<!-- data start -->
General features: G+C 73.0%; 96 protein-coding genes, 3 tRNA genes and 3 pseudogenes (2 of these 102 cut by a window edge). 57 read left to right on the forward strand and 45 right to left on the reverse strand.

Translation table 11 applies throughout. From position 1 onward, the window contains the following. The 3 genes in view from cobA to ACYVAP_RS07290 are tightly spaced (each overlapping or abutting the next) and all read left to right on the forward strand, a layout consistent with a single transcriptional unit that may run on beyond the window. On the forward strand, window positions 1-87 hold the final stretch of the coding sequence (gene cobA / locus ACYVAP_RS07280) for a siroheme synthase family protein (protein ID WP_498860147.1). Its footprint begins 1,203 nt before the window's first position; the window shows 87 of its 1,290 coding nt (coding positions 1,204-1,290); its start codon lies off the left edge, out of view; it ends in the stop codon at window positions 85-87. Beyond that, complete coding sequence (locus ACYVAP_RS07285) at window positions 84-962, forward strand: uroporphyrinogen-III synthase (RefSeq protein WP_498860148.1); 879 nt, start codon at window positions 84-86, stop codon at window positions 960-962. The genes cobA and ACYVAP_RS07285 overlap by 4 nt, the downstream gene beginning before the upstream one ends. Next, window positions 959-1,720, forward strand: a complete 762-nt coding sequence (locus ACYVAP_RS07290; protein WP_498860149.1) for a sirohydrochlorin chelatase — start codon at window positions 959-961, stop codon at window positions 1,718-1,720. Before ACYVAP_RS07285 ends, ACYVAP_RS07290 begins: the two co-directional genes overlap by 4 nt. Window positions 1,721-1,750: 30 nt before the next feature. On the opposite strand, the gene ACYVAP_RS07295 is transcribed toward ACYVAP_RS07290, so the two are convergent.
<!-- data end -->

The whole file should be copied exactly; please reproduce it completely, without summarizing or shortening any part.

General features: G+C 73.0%; 96 protein-coding genes, 3 tRNA genes and 3 pseudogenes (2 of these 102 cut by a window edge). 57 read left to right on the forward strand and 45 right to left on the reverse strand.

Translation table 11 applies throughout. From position 1 onward, the window contains the following. The 3 genes in view from cobA to ACYVAP_RS07290 are tightly spaced (each overlapping or abutting the next) and all read left to right on the forward strand, a layout consistent with a single transcriptional unit that may run on beyond the window. On the forward strand, window positions 1-87 hold the final stretch of the coding sequence (gene cobA / locus ACYVAP_RS07280) for a siroheme synthase family protein (protein ID WP_498860147.1). Its footprint begins 1,203 nt before the window's first position; the window shows 87 of its 1,290 coding nt (coding positions 1,204-1,290); its start codon lies off the left edge, out of view; it ends in the stop codon at window positions 85-87. Beyond that, complete coding sequence (locus ACYVAP_RS07285) at window positions 84-962, forward strand: uroporphyrinogen-III synthase (RefSeq protein WP_498860148.1); 879 nt, start codon at window positions 84-86, stop codon at window positions 960-962. The genes cobA and ACYVAP_RS07285 overlap by 4 nt, the downstream gene beginning before the upstream one ends. Next, window positions 959-1,720, forward strand: a complete 762-nt coding sequence (locus ACYVAP_RS07290; protein WP_498860149.1) for a sirohydrochlorin chelatase — start codon at window positions 959-961, stop codon at window positions 1,718-1,720. Before ACYVAP_RS07285 ends, ACYVAP_RS07290 begins: the two co-directional genes overlap by 4 nt. Window positions 1,721-1,750: 30 nt before the next feature. On the opposite strand, the gene ACYVAP_RS07295 is transcribed toward ACYVAP_RS07290, so the two are convergent.